On the subject of Francis and Jagger, I clearly remember their mid- blue removal lorries trundling up and down the High Road on their way to various destinations. Alan Jagger was in my class at LHR all the way from the second year till the end of the fifth year in 1963. Alan was brilliant at maths and I was always astounded at how he could consistently get such good marks. I also recall his brother Bill Jagger who looked just like him but was a year older. Actually I always thought the removal firm owner was Francis Jagger and that he was their father! I know that at one time their business office was in Billericay next to a shop called Kitts down near the station. I'm sure the lorries used to park behind those premises and I can still recall the same mid-blue being on the shop sign over the windows.

Turning now to DC Jeakins, I still see their lorries around, they must have made a fortune. When we moved to Tiptree in 1963 it was a dark blue DC Jeakins lorry which took all our belongings to our brand new detached bungalow, a really exciting time for myself and my three little brothers. When I worked at Hatters Garage on the A127 I served petrol to two Jeakins firms. Firstly the lorries of DC Jeakins on occasions and then the black taxi cabs of GW Jeakins, the drivers from both companies always being reliable for a chat and sometimes a tip if we were lucky. Happy memories and brilliant times.

By Richard Haines
On 23/07/2017

I was working for D.C.Jeakins & Co. Ltd when Francis House, Wrexham Road was built for Jeakins new yard and offices. It puzzled me at that time why it would have been called Francis House, maybe after a relative?

By Donald Joy
On 22/07/2017

I remember a removal company called Francis & Jagger.  Their business yard and vehicle storage was at one time over the railway bridge in Florence Road, but was relocated to Francis House, Wrexham Road, Laindon. Today there is an office block in Wrexham Road called Francis House.

Bill Jagger, who I believe was one of the sons, was in my class at school.  He and his younger brother Alan are on the 1958 long school photo.

I would be interested if anyone else remembers Francis & Jagger or indeed has a photograph of one of their lorries.

By Nina Humphrey(née Burton)
On 21/07/2017

Unable to enlarge on the main topic re illegal betting but found a couple of interesting side topics to comment on. Stephen Clegg I remember well from school, affectionately known as Cleggy, a tall sturdily built lad which would serve him well in his post school years. Unlike Richard, I do recall Stephen working in the Co-op in Basildon. He worked in the stock room and the loading bay where his size and strength made him an asset to the store. I also remember Carol Hudson working in the footwear department, but then Carol was not one that could be easily forgotten!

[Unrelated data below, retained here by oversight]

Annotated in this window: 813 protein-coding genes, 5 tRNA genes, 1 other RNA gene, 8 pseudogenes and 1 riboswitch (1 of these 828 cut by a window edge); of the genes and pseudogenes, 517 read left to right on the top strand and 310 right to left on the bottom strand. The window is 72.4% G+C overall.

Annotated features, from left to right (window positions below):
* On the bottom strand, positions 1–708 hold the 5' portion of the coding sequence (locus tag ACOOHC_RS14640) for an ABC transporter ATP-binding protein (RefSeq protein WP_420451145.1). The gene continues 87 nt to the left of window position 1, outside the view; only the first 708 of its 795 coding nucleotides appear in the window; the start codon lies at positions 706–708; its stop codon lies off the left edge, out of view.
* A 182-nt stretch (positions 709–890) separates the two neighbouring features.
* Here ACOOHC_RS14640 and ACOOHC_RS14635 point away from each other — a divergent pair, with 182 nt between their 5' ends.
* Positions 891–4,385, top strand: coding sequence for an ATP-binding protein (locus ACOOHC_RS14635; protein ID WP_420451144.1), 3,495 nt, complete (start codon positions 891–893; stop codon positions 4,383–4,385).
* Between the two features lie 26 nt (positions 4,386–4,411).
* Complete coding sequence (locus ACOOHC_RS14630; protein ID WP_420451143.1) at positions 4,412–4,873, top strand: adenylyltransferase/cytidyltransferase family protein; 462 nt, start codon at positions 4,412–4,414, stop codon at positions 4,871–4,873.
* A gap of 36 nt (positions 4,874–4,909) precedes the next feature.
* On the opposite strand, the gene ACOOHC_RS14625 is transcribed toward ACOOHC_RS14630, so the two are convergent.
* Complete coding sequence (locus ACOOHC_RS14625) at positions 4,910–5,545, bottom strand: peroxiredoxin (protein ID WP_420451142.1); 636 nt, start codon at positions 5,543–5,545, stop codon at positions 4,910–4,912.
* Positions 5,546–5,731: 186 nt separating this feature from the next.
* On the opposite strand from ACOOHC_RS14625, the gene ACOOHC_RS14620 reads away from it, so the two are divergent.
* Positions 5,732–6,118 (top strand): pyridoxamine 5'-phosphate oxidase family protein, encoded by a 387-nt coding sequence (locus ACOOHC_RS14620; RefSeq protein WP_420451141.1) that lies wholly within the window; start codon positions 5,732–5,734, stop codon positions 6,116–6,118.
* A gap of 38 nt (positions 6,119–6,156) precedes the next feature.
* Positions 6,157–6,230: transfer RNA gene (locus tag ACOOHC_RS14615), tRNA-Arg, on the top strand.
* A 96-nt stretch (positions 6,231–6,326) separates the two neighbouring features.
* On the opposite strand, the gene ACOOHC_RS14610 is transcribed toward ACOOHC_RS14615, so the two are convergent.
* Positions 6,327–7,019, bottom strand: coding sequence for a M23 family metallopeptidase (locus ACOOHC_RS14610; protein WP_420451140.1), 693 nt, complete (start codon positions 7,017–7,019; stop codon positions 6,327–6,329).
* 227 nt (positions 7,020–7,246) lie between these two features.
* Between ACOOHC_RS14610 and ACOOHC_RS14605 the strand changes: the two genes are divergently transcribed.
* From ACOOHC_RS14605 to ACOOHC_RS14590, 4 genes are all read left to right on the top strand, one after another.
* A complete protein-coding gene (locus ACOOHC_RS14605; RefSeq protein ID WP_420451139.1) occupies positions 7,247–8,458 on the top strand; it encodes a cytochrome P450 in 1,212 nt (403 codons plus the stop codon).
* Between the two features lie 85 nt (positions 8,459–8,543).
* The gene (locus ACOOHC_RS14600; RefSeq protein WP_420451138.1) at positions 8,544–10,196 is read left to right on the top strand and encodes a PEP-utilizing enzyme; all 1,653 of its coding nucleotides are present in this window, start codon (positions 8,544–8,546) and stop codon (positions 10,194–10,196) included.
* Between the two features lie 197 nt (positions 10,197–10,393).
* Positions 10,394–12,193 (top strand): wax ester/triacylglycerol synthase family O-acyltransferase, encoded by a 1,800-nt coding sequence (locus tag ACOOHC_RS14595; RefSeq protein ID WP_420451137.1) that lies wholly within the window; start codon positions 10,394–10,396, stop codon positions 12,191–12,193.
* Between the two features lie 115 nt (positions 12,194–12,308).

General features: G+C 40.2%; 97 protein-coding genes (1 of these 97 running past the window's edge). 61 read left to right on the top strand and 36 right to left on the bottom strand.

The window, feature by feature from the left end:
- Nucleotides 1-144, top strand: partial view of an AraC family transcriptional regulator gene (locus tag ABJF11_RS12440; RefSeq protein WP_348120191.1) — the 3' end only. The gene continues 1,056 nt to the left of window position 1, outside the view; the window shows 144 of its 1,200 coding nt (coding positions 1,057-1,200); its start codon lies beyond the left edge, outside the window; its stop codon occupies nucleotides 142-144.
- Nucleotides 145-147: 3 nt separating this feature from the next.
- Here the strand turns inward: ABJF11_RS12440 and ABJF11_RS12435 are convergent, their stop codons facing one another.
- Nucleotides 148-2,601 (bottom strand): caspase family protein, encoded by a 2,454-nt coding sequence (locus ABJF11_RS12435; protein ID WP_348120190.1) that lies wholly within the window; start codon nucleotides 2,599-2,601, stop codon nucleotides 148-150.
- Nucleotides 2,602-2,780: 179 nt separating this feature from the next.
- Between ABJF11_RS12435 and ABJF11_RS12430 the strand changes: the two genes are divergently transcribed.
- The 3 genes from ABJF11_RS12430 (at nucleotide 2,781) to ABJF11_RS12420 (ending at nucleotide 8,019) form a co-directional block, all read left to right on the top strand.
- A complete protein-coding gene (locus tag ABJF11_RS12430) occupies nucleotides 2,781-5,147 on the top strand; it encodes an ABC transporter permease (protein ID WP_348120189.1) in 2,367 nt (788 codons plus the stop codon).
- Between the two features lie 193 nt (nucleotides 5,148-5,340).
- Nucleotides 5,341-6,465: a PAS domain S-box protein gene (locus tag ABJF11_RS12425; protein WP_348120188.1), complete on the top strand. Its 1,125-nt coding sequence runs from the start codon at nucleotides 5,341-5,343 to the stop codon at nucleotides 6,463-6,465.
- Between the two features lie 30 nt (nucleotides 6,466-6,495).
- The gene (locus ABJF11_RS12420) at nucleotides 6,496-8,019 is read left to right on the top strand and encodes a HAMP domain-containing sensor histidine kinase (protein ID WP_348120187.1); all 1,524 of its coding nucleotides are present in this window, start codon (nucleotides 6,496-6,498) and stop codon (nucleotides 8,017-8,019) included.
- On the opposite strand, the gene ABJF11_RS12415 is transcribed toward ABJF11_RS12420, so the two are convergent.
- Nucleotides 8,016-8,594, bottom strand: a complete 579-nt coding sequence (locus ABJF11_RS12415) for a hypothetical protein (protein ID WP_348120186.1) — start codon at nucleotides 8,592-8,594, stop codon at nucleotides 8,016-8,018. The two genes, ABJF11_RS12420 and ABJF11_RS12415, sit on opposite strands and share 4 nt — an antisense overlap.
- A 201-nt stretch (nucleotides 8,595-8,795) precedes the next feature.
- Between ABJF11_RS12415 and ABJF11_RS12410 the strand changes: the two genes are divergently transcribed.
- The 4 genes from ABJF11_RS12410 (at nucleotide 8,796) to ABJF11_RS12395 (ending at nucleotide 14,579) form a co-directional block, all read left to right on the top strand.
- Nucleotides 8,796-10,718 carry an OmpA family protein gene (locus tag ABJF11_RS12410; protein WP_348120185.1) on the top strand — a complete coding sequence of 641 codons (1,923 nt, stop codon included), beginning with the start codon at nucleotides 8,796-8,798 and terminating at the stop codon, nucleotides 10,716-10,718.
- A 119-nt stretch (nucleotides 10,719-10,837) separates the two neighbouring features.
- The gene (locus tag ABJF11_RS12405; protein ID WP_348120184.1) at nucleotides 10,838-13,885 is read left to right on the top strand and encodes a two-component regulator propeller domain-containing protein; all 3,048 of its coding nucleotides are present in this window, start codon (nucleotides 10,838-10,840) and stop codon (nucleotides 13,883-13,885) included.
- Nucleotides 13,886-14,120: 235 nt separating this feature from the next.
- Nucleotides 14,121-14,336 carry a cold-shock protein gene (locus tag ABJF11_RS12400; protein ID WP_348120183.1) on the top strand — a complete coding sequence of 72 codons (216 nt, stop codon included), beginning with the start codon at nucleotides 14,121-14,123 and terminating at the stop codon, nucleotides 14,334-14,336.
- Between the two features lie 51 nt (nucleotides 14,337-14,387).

Paul Gibson's comment that mentioned "Raggy" brought back memories of this intriguing character who I have spoken of in a previous article. What did puzzle me was him calling Jeakins yard Francis yard. This is the yard I worked in and also the yard where I learned to drive, round and round in an Austin FX3 taxi. But I have never heard it referred to as Francis yard. Come on Paul there must be more you can tell us (me). 

By Donald Joy
On 21/07/2017

I remember that a pal of mine Ray Farmer, son of Sid Farmer who seemed to have a lock on Laindon's taxi business, had a bet on the 1949 Grand National. How and with whom he placed this illegal bet I have no idea. I imagine the bet was a shilling each way which was all we young chaps could afford. Suffice to say that his horse, Russian Hero, came in first at 66 to 1. That certainly paid for a couple of weeks at the Archer Hall dances plus beer and Players at the Rising Sun during intermission.

By Alan Davies
On 21/07/2017

My standout memory of Kathleen Clegg dates to the time we were together in Mr Taylor's class in the last year at Langdon Hills School. Mr Taylor was a first class teacher and taught us a great deal.

There was this one particular occasion when I must have committed some particularly grievous crime, although for the life of me, I cannot remember what it might have been. Mr Taylor decreed that I deserved three lashes with the cane on the back of bare legs. Short trousers being the dress code of the day. The sentence was to be carried out in front of the entire class no less. After the first two lashes I made the mistake of anticipating the third lash and bent my knees to lessen the pain. Mr Taylor was not amused! He deemed that to be unsporting and decreed a fourth lash.